Lets make a deal!
I had so much fun reading the thread on the plane that I thought I would introduce a puzzle that provokes the same kind of debate.
I introduced it to some young coworkers who were grads of Carleton College, a liberal arts school with a reputation for strong academics. One rolled his eyes, came up with the right answer, three others quickly understood the right answer, and the fourth was adamant that I was wrong, that my calculations were wrong, and that my computer simulation was wrong.
When I saw the discussion in a science fiction magazine, someone with an advanced science degree of some sort who used statistics as a normal part of his work blew his explanation because of a particular fallacy that many people make, sort of like the perception that wheel speed restricts the forward speed of an aeroplane on a treadmill.
Let's say you are a contestant on a game show. The host, I’ll call him Monty, has three boxes on stage. One has a valuable prize, the other two contain (pygmy) goats. You make your choice, Monty brings the box to you, and the other two boxes remain on stage. Of course, at least one of the boxes still on stage contains a goat. Monty deliberately chooses a box containing a goat and the box is opened to show you the goat.
So, now you have your box, there is a box on stage. One of these two boxes contains a prize, the other a goat. At this point, you can switch boxes if you wish. What do you do? Does it make any difference?
My rules:
The math needed to solve this problem is elementary probability. I got enough in a survey course on discrete (integer only) math in computer science. You can also exhaustively examine all the possible cases and see how many win. There are only a dozen cases, if my memory and math serve me correctly. You are welcome to solve the problem analytically. However, explain the answer logically without reference to the math involved, or even whether or not the problem was solved analytically. You are trying to convince someone who’s knowledge of probability is only enough to realize that there is a 1/3 chance of a box containing a prize, and a 2/3 chance of a box containing a goat.
dirty dick
Last edited by keepngoal; 02012008 at 11:54 AM.

Re: Lets make a deal!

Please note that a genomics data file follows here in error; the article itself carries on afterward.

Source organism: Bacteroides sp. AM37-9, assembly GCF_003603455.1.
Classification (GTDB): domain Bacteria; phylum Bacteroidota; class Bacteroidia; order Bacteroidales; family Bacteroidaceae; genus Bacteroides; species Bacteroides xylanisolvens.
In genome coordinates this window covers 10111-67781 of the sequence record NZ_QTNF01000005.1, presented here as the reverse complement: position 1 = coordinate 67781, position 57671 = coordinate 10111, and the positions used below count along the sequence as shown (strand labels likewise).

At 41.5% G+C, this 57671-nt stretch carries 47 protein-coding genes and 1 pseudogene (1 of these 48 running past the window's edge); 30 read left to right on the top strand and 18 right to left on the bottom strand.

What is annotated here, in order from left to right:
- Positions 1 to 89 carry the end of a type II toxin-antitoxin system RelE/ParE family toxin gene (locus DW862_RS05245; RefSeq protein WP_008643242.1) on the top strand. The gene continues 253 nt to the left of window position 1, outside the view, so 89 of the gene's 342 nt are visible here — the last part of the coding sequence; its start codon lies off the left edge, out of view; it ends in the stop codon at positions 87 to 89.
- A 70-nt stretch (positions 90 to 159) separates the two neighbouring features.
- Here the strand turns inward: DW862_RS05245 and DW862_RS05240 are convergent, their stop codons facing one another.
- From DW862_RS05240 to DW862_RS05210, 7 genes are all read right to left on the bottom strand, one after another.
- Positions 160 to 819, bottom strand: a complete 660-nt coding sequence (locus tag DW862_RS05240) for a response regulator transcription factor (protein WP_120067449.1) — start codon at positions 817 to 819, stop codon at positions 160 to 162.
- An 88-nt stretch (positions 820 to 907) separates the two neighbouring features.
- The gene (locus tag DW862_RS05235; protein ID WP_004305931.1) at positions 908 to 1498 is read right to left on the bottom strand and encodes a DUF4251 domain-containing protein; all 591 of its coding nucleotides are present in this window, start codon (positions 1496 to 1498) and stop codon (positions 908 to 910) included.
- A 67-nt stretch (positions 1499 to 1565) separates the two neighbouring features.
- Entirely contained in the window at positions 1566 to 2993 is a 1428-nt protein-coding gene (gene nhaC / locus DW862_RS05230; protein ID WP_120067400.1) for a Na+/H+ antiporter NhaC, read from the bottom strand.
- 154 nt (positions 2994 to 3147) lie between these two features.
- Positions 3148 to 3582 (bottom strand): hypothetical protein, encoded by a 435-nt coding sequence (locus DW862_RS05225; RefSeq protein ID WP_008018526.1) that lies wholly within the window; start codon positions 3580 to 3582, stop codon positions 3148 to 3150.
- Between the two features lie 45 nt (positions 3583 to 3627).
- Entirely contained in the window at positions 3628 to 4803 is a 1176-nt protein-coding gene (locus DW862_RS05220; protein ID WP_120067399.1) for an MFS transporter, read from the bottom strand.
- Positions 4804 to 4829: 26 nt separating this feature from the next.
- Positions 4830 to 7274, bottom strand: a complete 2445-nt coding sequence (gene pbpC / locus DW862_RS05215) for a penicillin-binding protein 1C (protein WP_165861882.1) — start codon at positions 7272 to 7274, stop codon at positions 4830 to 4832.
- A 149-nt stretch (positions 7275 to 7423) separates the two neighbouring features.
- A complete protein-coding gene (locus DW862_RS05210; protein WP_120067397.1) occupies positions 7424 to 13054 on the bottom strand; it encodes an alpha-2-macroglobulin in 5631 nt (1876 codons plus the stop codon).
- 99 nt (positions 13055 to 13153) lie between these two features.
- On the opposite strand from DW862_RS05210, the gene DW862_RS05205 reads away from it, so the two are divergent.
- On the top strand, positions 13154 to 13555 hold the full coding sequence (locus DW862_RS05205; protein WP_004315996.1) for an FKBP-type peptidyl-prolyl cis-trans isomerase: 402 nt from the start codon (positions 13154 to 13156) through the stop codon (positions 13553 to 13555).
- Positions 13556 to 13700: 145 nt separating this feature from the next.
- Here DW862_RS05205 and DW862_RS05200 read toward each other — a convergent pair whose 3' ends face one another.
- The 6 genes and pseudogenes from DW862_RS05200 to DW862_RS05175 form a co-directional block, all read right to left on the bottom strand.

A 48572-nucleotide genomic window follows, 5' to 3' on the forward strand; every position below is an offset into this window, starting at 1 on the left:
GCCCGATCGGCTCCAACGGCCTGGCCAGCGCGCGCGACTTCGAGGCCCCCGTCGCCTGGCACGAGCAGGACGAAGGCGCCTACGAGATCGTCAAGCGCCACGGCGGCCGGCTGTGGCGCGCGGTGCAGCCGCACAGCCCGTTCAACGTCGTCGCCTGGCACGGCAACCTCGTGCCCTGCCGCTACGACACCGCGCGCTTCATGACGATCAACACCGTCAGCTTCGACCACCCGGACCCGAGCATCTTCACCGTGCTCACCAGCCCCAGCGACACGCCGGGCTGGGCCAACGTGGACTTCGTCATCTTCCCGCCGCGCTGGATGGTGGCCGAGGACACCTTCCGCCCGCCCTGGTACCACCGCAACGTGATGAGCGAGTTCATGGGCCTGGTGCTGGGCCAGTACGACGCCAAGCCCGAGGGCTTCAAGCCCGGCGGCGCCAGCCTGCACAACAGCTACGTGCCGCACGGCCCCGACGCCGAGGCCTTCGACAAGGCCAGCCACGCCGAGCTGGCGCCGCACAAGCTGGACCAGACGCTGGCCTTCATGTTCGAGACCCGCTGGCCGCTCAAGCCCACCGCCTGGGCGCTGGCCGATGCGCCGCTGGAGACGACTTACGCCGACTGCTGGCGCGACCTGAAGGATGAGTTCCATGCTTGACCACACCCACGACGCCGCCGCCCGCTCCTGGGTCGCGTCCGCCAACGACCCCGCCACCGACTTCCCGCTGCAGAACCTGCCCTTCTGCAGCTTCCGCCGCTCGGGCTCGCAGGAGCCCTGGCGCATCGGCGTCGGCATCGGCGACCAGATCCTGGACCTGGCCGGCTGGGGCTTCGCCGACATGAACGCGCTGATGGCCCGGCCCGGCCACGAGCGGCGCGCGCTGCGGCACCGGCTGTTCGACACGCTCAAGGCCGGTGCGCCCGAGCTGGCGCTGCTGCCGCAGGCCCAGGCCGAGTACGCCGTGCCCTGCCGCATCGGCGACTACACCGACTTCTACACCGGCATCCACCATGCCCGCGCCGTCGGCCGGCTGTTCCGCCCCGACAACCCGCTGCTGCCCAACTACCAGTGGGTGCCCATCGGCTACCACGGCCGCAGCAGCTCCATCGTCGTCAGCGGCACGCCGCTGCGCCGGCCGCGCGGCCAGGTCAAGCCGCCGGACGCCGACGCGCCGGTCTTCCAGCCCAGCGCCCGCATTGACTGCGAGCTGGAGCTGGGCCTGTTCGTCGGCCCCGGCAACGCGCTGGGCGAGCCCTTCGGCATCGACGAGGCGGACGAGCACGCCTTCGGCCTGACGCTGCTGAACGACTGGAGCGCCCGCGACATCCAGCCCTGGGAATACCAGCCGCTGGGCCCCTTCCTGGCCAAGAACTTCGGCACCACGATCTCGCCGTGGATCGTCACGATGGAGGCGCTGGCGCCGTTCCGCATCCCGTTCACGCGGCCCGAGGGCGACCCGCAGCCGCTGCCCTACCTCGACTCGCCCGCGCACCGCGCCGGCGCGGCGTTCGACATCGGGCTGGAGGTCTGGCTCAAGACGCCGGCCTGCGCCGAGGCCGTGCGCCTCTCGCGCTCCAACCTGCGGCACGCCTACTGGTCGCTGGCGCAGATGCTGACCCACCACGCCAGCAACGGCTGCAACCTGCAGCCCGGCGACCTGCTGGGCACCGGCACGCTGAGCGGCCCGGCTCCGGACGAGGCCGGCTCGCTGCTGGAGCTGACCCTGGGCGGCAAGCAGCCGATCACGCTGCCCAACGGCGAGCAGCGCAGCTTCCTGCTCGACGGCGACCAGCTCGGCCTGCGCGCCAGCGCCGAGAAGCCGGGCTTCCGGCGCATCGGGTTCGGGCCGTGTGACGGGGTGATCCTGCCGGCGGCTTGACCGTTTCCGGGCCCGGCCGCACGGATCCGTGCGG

Pick the other box, because you have a 50% chance of being right. It's not really common sense, but it works out mathematically. I saw it on an episode of numb3rs.

Re: Lets make a deal!
Can I smell the box?
Make the switch (I'm a stat major so I'll wait to explain).

Re: Lets make a deal!
You buy them books, and buy them books, all they do is eat the pages. Your answer is to be without reference to a mathematical solution. There is an error in the previous post.

Re: Lets make a deal!
Originally Posted by BurgundyClone
Can I smell the box?
Make the switch (I'm a stat major so I'll wait to explain).
Agreed, but I'll let the stat major explain

Re: Lets make a deal!
Sorry, am not used to the instant feedback. cyismydog's reply

Re: Lets make a deal!
Originally Posted by rdtindsm
You buy them books, and buy them books, all they do is eat the pages. Your answer is to be without reference to a mathematical solution. There is an error in the previous post.
Originally Posted by rdtindsm
Sorry, am not used to the instant feedback. cyismydog's reply
Man this one is tuff as rain.

Re: Lets make a deal!
Originally Posted by cyismydog
Pick the other box, because you have a 50% chance of being right. It's not really common sense, but it works out mathematically. I saw it on an episode of numb3rs.
If there are only two boxes left... don't you have the same 50% chance that the box you are holding has the prize? I don't see the reason to switch.
I hate statistics.

Re: Lets make a deal!
I assume I would pick the goat first, as I always pick the wrong thing. So I would switch. But maybe I would switch and get the goat because that is my bad luck. I think I saw this debate in the Princess Diaries. I would switch. If nothing else I would get a lawn mower out of the deal.

Re: Lets make a deal!
I'm an English major so I assume I can try. Stats majors are just cheating... :)
The way I think of it is that there is a 33% chance you were right the first time, and a 66% chance you were wrong. By eliminating one of the two other choices, one assumes the probability of the other and so you should switch from your original choice.